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Environment

New EPA Limit On Ground-Level Ozone Draws Mixed Response

Air Pollution: Chemical industry opposes rule, health advocates sought more protective level

by Jeff Johnson
October 8, 2015 | APPEARED IN VOLUME 93, ISSUE 40

09340-notw10-smogcxd.jpg
Credit: Trekandshoot/Shutterstock
Ozone is a major component of smog, shown here in Los Angeles.

Congress is taking a critical look at a new federal air quality standard that the chemical industry says will put expansion investments at risk but that health advocates say doesn’t offer enough protection.

At issue is the Environmental Protection Agency’s new air pollution limit for ground-level ozone, which is created when hydrocarbons and nitrogen oxides react in the presence of sunlight. The new standard of 70 ppb, issued on Oct. 1, is slightly lower than the previous cap of 75 ppb. The agency had considered 65 ppb in a draft proposal but later backed off that number.

Ozone, a powerful oxidant, irritates lungs and bronchial airways, damaging tissue and leading to wheezing and shortness of breath. It aggravates lung diseases. If the level of ozone in an area exceeds the standard, air regulators have authority to require NOx and hydrocarbons emissions reductions from vehicles, industrial facilities, and electric utilities.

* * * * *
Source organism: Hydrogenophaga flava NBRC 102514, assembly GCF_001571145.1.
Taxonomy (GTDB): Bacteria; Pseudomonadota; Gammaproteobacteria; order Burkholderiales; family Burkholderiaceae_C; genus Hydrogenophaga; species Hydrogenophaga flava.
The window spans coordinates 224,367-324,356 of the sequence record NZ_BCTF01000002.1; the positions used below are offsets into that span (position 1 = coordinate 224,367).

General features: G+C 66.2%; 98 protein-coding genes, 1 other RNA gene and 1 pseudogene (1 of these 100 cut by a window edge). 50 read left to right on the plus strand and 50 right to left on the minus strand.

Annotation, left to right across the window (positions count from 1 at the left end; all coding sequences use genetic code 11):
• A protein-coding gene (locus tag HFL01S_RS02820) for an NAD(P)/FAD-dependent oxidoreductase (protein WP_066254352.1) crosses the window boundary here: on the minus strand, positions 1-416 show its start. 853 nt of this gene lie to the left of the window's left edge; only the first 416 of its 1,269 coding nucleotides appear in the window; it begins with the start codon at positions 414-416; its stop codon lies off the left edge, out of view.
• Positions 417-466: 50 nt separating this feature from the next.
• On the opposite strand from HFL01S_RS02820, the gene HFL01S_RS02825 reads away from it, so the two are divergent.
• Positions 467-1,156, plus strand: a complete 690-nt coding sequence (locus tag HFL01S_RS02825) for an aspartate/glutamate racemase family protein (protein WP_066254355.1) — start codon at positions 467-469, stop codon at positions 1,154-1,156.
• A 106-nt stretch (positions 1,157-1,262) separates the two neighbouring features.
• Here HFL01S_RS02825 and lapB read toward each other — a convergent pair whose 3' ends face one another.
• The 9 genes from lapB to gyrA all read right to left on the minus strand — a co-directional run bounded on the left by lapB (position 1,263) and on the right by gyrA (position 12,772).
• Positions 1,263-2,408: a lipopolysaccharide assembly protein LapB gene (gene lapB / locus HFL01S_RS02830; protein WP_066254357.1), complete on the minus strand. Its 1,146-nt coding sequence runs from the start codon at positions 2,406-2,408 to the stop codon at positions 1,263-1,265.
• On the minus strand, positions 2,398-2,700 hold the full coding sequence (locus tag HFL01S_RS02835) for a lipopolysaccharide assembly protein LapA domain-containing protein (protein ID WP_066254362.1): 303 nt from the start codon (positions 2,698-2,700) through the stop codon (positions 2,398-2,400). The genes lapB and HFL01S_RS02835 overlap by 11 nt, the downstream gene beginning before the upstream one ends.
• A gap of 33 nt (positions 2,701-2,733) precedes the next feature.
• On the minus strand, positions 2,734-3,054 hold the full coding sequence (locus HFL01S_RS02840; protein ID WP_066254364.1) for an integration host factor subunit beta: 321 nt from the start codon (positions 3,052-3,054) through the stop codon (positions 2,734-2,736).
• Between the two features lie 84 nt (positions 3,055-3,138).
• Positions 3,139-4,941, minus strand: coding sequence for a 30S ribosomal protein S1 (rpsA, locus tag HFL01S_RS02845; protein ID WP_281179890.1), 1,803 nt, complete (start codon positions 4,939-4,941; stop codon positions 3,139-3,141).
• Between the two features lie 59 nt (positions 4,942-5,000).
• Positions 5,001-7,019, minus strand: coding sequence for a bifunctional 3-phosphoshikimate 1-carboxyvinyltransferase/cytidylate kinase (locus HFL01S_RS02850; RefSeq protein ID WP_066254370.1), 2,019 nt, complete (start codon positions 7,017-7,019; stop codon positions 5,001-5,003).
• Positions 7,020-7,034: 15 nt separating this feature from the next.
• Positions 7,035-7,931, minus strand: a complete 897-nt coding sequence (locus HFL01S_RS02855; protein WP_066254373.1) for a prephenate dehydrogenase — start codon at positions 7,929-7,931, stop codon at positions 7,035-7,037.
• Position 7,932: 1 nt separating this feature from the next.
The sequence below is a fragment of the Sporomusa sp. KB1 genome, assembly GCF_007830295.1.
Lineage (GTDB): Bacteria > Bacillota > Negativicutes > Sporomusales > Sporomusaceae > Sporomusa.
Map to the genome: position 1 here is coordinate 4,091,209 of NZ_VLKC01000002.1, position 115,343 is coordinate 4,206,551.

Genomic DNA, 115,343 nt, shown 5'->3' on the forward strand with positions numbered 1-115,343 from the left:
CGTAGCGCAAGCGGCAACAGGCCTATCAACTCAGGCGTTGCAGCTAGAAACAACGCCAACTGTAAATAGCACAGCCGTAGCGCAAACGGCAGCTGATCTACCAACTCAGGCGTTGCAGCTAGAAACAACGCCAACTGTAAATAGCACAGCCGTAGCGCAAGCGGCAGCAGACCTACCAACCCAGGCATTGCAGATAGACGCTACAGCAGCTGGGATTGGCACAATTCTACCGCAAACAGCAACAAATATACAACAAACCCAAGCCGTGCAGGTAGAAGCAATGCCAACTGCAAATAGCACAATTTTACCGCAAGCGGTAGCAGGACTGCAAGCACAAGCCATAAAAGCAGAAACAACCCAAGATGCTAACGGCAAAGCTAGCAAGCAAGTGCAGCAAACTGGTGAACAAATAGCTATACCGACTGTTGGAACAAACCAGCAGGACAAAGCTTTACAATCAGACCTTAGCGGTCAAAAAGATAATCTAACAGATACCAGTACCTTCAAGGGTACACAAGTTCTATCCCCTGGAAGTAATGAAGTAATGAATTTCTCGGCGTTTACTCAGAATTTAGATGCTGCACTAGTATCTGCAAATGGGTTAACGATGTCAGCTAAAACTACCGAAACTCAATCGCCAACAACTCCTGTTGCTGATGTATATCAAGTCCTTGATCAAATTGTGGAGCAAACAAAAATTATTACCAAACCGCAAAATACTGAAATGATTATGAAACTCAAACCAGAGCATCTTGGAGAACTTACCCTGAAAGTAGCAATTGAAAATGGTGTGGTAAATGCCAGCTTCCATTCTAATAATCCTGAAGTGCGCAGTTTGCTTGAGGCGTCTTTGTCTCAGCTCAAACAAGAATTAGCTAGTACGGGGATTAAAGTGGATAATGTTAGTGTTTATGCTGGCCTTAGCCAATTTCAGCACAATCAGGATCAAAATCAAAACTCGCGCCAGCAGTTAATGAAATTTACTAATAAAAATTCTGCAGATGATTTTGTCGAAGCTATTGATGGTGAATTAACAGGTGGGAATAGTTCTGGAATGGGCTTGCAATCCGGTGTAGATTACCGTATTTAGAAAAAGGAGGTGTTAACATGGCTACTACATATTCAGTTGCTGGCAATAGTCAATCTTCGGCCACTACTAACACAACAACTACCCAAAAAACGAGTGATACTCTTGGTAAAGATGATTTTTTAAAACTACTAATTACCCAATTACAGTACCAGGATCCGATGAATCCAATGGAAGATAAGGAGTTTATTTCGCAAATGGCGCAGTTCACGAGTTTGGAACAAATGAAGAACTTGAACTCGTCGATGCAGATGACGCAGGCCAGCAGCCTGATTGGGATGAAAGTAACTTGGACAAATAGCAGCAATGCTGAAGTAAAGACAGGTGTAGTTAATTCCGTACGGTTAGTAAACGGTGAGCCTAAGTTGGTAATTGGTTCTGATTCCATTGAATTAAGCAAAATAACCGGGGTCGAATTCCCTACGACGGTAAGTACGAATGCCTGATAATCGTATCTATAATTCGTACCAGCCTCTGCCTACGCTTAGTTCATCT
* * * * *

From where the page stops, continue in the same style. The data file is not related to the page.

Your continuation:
The American Chemistry Council, a trade association, says the standard “puts $10 billion in chemical industry investment at risk.” New facilities, plant expansions, and factory restarts will remain in limbo while EPA determines how these plants, which may emit hydrocarbons and nitrogen oxides, can obtain air pollution permits necessary for construction and operation, ACC explains.

Other industry groups turned to Congress in an effort to block implementation of the standard. Some lawmakers are responding. The House Science, Space & Technology Committee, whose leaders are critical of the new rule, are planning a hearing to scrutinize it and call witnesses who oppose it.

The rule has supporters too. Although health advocacy organizations sought an ozone limit of 60 ppb, the new limit “offers significantly greater protection than the previous, outdated standard,” the American Lung Association says.

EPA considered lower levels to meet a recommendation from its science advisers of 60 to 70 ppb. In the end, EPA Administrator Gina McCarthy picked the weakest level within the science advisers’ range. She says thousands of new studies led her to believe 72 ppb was a safe level for healthy adults, and she chose 70 ppb to provide a protective margin for children and those with compromised lungs.

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